Óbudai Társaskör (the headquarters of the Franz Liszt Chamber Orchestra) became my good "friend" during these years. I was busy with family life, and I had to prepare for challenging programmes at the National Philharmonic, so I asked the then-director of the Társaskör if I could come to practise there in the evenings. I would arrive at around ten o'clock in the evening and practice until two or half past three in the morning. In the meantime, I helped out with the Franz Liszt Chamber Orchestra on several occasions so I could always follow the life and work of the ensemble from both far and close.

Then, I made several detours in my life. I acted as concertmaster in Szombathely, Pécs, the Danubia Orchestra, the Hungarian Radio Orchestra. I also worked in Qatar, Cyprus, Malaysia, and finally, Ireland, where I lived and taught for almost three years. During COVID-19, it was film music that "saved" me, so I had the chance to work with Eric Serra or Danny Elfman, for example.

Peti Tfirst once said to me, "Kukliska (my nickname), you are a great tourist!", and then I realised how much I loved this kind of variety. I've recently turned 50, and I made some reckoning. I concluded that even if I had to die now, I had a life full of colours, interesting, at times, challenging, sometimes uplifting and fantastic experiences that are enough for two lifetimes.

"Tourism" has always been thrilling for me, not only in space but also between genres! I have played the violin in orchestras specialising in contemporary music and accompanied Al Di Meola's concerts several times as a member of a string quartet, but I also performed as a member of various historical ensembles, worked as a concertmaster and soloist in Hungary and abroad –, while I also taught at the Bartók Conservatory for two years.

I became a permanent Franz Liszt Chamber Orchestra member in March this year. I was helping out when I asked if they should perhaps need another violinist, and Péter Tfirst asked back with astonishment: " Why, would you come?" and I replied: "Of course, I would." From one moment to the next, it became completely obvious that I was here, and I had such a long-standing and close relationship with the ensemble that my employment made me very happy.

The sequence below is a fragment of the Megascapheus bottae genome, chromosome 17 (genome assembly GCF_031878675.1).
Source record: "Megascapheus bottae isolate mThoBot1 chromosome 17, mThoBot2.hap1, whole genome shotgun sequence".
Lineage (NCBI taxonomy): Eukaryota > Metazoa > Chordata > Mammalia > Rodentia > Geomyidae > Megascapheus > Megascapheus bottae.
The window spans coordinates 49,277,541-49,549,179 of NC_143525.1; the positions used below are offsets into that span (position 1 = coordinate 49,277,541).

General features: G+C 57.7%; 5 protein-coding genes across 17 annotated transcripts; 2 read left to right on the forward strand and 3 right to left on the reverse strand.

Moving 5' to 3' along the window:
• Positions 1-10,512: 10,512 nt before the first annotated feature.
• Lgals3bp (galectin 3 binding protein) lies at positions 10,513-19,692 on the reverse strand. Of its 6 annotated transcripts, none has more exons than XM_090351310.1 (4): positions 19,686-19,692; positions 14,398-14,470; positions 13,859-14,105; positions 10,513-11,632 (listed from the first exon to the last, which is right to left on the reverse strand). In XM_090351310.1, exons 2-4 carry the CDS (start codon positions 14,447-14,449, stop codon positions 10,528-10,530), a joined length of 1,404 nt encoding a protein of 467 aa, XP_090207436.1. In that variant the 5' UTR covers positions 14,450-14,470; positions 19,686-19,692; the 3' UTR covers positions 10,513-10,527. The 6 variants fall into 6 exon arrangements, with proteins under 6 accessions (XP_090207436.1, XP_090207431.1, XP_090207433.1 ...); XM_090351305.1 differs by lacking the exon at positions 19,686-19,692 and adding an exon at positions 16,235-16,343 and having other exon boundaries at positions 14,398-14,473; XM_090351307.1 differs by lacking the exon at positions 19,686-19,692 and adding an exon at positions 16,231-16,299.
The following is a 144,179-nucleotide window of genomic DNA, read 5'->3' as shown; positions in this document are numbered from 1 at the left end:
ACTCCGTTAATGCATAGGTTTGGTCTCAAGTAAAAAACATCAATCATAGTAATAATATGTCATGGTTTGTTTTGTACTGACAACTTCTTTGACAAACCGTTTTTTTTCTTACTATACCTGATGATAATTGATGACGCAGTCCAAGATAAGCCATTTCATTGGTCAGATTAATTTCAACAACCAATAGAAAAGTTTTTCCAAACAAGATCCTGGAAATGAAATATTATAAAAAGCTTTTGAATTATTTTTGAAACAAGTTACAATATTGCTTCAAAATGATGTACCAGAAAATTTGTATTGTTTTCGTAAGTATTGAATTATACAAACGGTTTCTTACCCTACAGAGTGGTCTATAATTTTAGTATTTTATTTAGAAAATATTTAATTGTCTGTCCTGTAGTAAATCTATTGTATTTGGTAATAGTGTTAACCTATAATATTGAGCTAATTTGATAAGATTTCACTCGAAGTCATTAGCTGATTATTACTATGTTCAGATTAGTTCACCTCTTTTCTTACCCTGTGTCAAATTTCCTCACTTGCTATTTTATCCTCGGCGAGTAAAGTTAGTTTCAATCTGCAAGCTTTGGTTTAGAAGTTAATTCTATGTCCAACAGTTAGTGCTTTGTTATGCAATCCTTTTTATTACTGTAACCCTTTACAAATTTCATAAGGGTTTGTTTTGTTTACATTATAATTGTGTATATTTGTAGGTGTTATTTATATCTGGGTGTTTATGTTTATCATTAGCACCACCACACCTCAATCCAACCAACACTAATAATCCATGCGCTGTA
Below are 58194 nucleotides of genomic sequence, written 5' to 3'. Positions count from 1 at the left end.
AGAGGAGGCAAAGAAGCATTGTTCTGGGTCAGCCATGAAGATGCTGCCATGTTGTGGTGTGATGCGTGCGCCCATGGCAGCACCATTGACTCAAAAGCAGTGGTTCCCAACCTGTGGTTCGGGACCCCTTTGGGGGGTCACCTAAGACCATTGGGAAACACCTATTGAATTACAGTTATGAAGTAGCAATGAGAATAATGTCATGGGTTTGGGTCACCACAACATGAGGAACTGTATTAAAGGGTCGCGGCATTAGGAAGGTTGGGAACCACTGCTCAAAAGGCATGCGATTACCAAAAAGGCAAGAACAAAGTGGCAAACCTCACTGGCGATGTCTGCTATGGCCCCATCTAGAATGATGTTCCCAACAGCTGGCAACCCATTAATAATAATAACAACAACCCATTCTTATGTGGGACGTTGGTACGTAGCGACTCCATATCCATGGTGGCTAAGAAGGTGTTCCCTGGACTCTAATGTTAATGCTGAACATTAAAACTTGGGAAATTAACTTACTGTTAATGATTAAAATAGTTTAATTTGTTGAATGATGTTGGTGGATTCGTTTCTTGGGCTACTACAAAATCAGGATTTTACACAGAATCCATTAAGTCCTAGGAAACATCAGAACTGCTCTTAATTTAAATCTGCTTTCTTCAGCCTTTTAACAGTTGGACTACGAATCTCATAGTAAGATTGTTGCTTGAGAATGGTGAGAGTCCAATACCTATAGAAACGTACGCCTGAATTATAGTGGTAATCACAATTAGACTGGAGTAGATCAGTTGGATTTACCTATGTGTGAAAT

I used to love coming to work with the orchestra because I felt that the tensions here remained in the zone below the pain threshold, and the joint music sessions would always take place in a community of people fond of each other. I love that my colleagues come from all walks of life; they are all colourful personalities, and most importantly, they have a good sense of humour. Thanks to this, we can laugh in the face of adversity or even at ourselves, and I think this adds a lot to everyday life and working together. 

I played chamber music from my adolescence to my young adult years, and only then did I join symphony orchestras. It is lovely to come back to this world because here, we need different skills and a higher-quality timbre when only five or six of us are playing a part. Chamber music opens our ears more, and we have to pay attention to each other more intensely. Recently, I've discovered that there are a lot of things that I could learn a lot from my colleagues' playing. Not just professionally. Personalities and characters emerge, and it can even be exemplary in how they resolve a situation or overcome certain obstacles.

It is now a good school, and also a challenge how I can fit into an already well-functioning ensemble so that I can also be of use to them.

(Notes by Sarolta Gálfi /